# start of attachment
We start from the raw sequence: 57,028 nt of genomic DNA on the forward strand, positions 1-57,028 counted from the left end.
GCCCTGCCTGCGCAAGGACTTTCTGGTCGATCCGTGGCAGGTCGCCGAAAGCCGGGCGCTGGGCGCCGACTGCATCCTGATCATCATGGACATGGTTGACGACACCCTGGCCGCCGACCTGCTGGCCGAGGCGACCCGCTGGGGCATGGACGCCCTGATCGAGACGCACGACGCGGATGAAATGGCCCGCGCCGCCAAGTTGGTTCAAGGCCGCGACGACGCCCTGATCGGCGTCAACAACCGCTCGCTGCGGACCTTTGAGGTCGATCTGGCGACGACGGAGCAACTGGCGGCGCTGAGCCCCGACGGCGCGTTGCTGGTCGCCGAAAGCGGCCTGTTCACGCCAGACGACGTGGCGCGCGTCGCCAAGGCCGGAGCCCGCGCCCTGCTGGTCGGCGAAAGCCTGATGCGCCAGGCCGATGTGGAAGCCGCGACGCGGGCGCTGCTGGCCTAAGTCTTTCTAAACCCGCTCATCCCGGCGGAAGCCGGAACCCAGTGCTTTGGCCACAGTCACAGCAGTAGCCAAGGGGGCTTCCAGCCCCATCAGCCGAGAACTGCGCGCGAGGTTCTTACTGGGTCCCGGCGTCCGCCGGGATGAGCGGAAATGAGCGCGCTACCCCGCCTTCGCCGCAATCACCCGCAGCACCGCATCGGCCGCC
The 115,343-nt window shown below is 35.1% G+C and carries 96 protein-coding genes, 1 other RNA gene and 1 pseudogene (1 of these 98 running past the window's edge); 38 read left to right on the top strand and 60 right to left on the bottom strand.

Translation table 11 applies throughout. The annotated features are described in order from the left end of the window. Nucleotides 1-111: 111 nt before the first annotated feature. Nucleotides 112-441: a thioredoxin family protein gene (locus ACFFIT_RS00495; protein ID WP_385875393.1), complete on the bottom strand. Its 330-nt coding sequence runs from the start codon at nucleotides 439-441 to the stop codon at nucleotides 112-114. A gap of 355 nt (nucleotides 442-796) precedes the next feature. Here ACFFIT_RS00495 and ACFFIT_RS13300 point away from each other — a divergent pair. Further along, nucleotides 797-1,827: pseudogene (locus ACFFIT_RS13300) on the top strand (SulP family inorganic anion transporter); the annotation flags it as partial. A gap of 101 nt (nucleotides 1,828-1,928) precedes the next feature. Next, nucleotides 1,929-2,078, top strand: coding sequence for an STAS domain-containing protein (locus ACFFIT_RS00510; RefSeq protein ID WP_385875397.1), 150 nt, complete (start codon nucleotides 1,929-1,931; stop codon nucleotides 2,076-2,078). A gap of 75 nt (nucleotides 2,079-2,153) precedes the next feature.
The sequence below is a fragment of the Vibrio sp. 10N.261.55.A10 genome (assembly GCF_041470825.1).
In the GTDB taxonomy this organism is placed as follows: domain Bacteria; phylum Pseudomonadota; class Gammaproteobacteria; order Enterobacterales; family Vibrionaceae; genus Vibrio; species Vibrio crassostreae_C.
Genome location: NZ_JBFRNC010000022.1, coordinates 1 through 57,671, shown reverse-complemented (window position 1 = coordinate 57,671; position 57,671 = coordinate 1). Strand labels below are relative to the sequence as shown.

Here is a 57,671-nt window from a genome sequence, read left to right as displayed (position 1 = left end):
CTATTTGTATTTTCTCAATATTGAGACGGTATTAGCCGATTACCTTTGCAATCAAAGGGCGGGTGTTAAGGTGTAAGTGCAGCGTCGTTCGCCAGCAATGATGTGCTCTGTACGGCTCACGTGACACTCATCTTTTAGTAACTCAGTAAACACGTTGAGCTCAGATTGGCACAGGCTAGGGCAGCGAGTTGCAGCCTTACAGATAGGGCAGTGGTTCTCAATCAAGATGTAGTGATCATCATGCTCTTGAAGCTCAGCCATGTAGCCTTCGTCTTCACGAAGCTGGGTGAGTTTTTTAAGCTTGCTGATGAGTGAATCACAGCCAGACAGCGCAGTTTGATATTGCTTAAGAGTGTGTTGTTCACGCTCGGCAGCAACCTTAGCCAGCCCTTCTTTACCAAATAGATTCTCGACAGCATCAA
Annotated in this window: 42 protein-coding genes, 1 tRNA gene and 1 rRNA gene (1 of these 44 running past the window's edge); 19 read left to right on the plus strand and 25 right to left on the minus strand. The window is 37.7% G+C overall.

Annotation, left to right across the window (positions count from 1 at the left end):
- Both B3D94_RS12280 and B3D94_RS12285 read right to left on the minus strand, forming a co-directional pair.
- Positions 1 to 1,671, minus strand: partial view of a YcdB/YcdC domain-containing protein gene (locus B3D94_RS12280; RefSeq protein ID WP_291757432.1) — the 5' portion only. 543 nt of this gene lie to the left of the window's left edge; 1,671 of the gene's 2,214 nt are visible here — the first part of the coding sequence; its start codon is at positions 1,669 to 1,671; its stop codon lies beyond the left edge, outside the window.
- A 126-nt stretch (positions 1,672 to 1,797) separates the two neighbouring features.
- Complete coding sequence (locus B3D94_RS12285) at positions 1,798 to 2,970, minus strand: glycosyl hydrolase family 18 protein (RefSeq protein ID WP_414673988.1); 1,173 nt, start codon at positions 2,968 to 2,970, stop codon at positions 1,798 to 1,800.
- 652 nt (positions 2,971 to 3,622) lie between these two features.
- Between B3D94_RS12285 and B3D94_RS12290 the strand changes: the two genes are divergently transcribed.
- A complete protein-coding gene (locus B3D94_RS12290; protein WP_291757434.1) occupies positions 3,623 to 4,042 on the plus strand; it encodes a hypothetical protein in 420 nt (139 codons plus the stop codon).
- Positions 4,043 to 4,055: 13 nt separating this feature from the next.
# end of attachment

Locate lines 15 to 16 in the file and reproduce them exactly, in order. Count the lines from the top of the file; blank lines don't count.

- Complete coding sequence (locus B3D94_RS12285) at positions 1,798 to 2,970, minus strand: glycosyl hydrolase family 18 protein (RefSeq protein ID WP_414673988.1); 1,173 nt, start codon at positions 2,968 to 2,970, stop codon at positions 1,798 to 1,800.
- 652 nt (positions 2,971 to 3,622) lie between these two features.